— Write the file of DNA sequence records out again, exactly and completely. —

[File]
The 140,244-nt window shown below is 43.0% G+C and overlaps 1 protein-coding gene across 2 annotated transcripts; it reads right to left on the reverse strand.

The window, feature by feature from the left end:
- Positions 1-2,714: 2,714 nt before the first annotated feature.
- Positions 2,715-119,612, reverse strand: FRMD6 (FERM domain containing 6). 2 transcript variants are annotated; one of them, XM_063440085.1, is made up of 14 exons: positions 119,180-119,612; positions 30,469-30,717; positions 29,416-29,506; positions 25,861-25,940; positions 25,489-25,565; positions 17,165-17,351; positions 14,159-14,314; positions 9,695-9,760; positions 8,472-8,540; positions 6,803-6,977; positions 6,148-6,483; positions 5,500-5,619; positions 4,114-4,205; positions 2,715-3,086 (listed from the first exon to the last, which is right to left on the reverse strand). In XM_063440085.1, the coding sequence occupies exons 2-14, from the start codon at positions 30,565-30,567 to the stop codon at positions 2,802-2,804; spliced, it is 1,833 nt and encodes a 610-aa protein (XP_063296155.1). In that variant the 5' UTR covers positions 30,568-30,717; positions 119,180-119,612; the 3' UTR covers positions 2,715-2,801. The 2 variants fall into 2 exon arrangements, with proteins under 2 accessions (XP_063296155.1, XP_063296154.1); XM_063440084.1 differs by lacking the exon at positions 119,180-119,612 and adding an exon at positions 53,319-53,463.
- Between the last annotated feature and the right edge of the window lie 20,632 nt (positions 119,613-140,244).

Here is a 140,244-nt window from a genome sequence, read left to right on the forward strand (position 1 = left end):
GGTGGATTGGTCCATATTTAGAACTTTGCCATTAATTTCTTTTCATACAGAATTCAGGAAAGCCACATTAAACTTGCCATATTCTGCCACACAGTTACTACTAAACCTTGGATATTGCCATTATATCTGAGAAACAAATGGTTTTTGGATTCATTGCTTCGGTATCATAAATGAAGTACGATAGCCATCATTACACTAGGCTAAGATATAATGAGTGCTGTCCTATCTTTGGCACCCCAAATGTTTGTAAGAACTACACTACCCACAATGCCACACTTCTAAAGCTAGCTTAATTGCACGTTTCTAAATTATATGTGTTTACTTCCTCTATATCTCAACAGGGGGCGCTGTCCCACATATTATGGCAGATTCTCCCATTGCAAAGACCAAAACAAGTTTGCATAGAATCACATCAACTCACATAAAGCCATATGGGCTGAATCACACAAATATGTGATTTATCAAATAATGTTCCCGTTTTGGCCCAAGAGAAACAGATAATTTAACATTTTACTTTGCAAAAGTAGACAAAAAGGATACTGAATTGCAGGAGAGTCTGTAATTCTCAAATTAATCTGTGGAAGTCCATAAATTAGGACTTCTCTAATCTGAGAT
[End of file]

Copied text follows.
The 140,244-nt window shown below is 43.0% G+C and overlaps 1 protein-coding gene across 2 annotated transcripts; it reads right to left on the reverse strand.

The window, feature by feature from the left end:
- Positions 1-2,714: 2,714 nt before the first annotated feature.
- Positions 2,715-119,612, reverse strand: FRMD6 (FERM domain containing 6). 2 transcript variants are annotated; one of them, XM_063440085.1, is made up of 14 exons: positions 119,180-119,612; positions 30,469-30,717; positions 29,416-29,506; positions 25,861-25,940; positions 25,489-25,565; positions 17,165-17,351; positions 14,159-14,314; positions 9,695-9,760; positions 8,472-8,540; positions 6,803-6,977; positions 6,148-6,483; positions 5,500-5,619; positions 4,114-4,205; positions 2,715-3,086 (listed from the first exon to the last, which is right to left on the reverse strand). In XM_063440085.1, the coding sequence occupies exons 2-14, from the start codon at positions 30,565-30,567 to the stop codon at positions 2,802-2,804; spliced, it is 1,833 nt and encodes a 610-aa protein (XP_063296155.1). In that variant the 5' UTR covers positions 30,568-30,717; positions 119,180-119,612; the 3' UTR covers positions 2,715-2,801. The 2 variants fall into 2 exon arrangements, with proteins under 2 accessions (XP_063296155.1, XP_063296154.1); XM_063440084.1 differs by lacking the exon at positions 119,180-119,612 and adding an exon at positions 53,319-53,463.
- Between the last annotated feature and the right edge of the window lie 20,632 nt (positions 119,613-140,244).

Here is a 140,244-nt window from a genome sequence, read left to right on the forward strand (position 1 = left end):
GGTGGATTGGTCCATATTTAGAACTTTGCCATTAATTTCTTTTCATACAGAATTCAGGAAAGCCACATTAAACTTGCCATATTCTGCCACACAGTTACTACTAAACCTTGGATATTGCCATTATATCTGAGAAACAAATGGTTTTTGGATTCATTGCTTCGGTATCATAAATGAAGTACGATAGCCATCATTACACTAGGCTAAGATATAATGAGTGCTGTCCTATCTTTGGCACCCCAAATGTTTGTAAGAACTACACTACCCACAATGCCACACTTCTAAAGCTAGCTTAATTGCACGTTTCTAAATTATATGTGTTTACTTCCTCTATATCTCAACAGGGGGCGCTGTCCCACATATTATGGCAGATTCTCCCATTGCAAAGACCAAAACAAGTTTGCATAGAATCACATCAACTCACATAAAGCCATATGGGCTGAATCACACAAATATGTGATTTATCAAATAATGTTCCCGTTTTGGCCCAAGAGAAACAGATAATTTAACATTTTACTTTGCAAAAGTAGACAAAAAGGATACTGAATTGCAGGAGAGTCTGTAATTCTCAAATTAATCTGTGGAAGTCCATAAATTAGGACTTCTCTAATCTGAGAT